I'm wishing they had it in more colors than just this green and a pretty red. I didn't go for the red, as I have other reds in the shirt stash. Maybe I should reconsider that decision. The fabric is so nice.
The first sleeve was done and ready to sew into the arm hole before I packed it in for the day to feed everyone. I didn't want a french cuff on this, just a regular cuff and knew pretty much how I wanted to do this but just in case, I checked with my sewing bible to see if there was a way for a cuff set-up I might like more.
That got me thinking. Many people have commented how they have started or are getting ready to sew again after a long hiatus. I know I took quite a break and even at that, garment sewing was not my forte. So where do I go for information? My sewing bible is an oldie but goodie, Reader's Digest Complete Guide to Sewing ( and it is!), early 80's edition.
It is far better than the newest one which cut out a whole section on garment tailoring and sewing for the home. What Lundell's or Osterkamps's books are weaving, this book is to the home sewist. I couldn't and wouldn't sew without it. You can still get used copies on Amazon. The second book is Clare Shaeffer's Fabric Sewing Guide.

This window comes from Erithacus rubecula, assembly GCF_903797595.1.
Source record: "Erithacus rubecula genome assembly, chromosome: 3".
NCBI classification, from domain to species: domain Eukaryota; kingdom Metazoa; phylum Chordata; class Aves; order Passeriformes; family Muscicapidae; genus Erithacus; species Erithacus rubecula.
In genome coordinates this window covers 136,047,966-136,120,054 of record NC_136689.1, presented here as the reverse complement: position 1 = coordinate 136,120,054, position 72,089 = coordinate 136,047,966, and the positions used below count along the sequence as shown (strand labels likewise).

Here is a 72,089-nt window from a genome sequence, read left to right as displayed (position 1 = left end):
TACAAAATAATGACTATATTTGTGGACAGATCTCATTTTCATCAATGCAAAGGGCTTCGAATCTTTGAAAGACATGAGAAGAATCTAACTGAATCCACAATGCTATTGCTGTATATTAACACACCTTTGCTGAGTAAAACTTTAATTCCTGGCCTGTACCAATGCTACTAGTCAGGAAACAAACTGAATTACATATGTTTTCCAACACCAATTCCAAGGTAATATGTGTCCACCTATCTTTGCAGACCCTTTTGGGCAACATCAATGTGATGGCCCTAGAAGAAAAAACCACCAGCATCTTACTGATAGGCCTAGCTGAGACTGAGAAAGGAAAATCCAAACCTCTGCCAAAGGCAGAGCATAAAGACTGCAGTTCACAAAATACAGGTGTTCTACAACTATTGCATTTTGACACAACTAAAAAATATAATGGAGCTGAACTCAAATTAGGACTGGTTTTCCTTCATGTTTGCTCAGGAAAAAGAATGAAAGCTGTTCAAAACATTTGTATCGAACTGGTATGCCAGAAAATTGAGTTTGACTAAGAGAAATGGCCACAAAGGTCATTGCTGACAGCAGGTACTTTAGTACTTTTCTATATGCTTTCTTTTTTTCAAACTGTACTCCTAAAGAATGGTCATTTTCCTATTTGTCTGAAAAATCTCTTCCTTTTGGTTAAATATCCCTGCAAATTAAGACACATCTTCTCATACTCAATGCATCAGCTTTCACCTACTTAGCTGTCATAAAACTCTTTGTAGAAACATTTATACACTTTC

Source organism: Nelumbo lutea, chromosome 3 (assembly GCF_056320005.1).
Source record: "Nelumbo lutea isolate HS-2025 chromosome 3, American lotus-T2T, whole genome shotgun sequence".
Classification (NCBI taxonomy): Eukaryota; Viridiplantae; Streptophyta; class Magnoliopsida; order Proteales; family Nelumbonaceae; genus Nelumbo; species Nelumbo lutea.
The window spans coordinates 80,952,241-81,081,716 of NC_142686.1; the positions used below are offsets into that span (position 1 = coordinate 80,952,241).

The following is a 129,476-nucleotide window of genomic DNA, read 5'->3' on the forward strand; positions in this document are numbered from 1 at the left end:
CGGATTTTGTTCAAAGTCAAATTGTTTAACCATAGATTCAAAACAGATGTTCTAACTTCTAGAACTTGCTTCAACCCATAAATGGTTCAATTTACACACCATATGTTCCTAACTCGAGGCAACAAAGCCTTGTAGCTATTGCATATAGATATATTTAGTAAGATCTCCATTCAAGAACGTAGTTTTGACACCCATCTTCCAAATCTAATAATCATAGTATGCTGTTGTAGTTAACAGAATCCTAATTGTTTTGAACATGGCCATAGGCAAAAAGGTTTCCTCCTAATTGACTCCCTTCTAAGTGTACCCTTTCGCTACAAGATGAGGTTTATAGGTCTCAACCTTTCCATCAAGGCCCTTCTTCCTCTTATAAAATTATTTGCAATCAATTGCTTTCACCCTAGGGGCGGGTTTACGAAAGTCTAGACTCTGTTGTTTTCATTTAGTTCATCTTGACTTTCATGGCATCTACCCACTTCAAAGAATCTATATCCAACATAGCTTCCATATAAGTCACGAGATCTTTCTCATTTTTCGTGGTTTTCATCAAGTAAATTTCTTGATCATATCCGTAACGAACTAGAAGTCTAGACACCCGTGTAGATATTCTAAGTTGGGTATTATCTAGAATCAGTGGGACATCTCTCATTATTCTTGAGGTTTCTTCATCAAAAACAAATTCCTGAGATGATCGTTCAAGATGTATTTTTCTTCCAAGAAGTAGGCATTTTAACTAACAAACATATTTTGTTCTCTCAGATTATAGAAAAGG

In it she lists just about every fabric known to man and how to sew it. What needle to use, what it's good for, tips and tricks for dealing with it and how to care for it after you've made something beautiful. An indispensable resource. Third up is Sandra Betzina's Power Sewing.
She takes you through each type garment (skirts, pants,etc), how to construct it and why you do what you do with it. Tips and tricks are taken from the garment industry, and often they make construction quite a bit easier. The fourth book you've already seen, The Dressmaker's Handbook of Couture Sewing Techniques. Special treatments and beautiful couture finishes for a special garment or how to make one special!